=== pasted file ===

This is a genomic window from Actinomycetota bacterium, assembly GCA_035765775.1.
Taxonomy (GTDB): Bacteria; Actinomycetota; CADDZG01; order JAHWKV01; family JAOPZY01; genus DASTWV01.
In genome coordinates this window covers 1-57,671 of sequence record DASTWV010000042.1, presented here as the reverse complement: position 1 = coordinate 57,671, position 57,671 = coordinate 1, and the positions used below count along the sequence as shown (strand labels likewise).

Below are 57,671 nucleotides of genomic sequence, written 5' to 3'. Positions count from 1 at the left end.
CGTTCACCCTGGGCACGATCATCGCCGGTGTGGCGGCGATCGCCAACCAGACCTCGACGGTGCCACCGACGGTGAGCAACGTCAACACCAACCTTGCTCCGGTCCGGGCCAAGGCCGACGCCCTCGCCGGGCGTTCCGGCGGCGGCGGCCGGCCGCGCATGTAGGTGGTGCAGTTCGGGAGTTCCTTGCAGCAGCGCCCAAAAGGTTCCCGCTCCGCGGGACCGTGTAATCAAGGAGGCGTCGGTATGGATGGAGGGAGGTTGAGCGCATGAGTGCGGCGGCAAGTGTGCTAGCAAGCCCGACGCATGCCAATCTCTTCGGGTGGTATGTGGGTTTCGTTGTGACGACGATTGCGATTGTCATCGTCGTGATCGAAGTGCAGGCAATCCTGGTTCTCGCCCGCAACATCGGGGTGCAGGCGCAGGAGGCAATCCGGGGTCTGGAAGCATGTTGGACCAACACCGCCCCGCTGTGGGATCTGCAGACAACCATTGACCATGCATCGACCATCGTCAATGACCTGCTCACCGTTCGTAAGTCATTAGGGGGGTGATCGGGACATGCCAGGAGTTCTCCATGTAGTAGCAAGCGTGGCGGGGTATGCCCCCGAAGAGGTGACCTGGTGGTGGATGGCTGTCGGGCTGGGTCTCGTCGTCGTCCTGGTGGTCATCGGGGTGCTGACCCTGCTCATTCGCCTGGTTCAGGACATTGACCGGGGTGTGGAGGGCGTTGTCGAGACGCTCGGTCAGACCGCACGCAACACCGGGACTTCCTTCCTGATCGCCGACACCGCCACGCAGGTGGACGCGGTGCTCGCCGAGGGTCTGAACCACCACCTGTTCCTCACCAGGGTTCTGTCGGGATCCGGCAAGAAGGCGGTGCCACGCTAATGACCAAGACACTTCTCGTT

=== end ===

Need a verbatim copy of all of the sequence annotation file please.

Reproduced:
This is a genomic window from Actinomycetota bacterium, assembly GCA_035765775.1.
Taxonomy (GTDB): Bacteria; Actinomycetota; CADDZG01; order JAHWKV01; family JAOPZY01; genus DASTWV01.
In genome coordinates this window covers 1-57,671 of sequence record DASTWV010000042.1, presented here as the reverse complement: position 1 = coordinate 57,671, position 57,671 = coordinate 1, and the positions used below count along the sequence as shown (strand labels likewise).

Below are 57,671 nucleotides of genomic sequence, written 5' to 3'. Positions count from 1 at the left end.
CGTTCACCCTGGGCACGATCATCGCCGGTGTGGCGGCGATCGCCAACCAGACCTCGACGGTGCCACCGACGGTGAGCAACGTCAACACCAACCTTGCTCCGGTCCGGGCCAAGGCCGACGCCCTCGCCGGGCGTTCCGGCGGCGGCGGCCGGCCGCGCATGTAGGTGGTGCAGTTCGGGAGTTCCTTGCAGCAGCGCCCAAAAGGTTCCCGCTCCGCGGGACCGTGTAATCAAGGAGGCGTCGGTATGGATGGAGGGAGGTTGAGCGCATGAGTGCGGCGGCAAGTGTGCTAGCAAGCCCGACGCATGCCAATCTCTTCGGGTGGTATGTGGGTTTCGTTGTGACGACGATTGCGATTGTCATCGTCGTGATCGAAGTGCAGGCAATCCTGGTTCTCGCCCGCAACATCGGGGTGCAGGCGCAGGAGGCAATCCGGGGTCTGGAAGCATGTTGGACCAACACCGCCCCGCTGTGGGATCTGCAGACAACCATTGACCATGCATCGACCATCGTCAATGACCTGCTCACCGTTCGTAAGTCATTAGGGGGGTGATCGGGACATGCCAGGAGTTCTCCATGTAGTAGCAAGCGTGGCGGGGTATGCCCCCGAAGAGGTGACCTGGTGGTGGATGGCTGTCGGGCTGGGTCTCGTCGTCGTCCTGGTGGTCATCGGGGTGCTGACCCTGCTCATTCGCCTGGTTCAGGACATTGACCGGGGTGTGGAGGGCGTTGTCGAGACGCTCGGTCAGACCGCACGCAACACCGGGACTTCCTTCCTGATCGCCGACACCGCCACGCAGGTGGACGCGGTGCTCGCCGAGGGTCTGAACCACCACCTGTTCCTCACCAGGGTTCTGTCGGGATCCGGCAAGAAGGCGGTGCCACGCTAATGACCAAGACACTTCTCGTT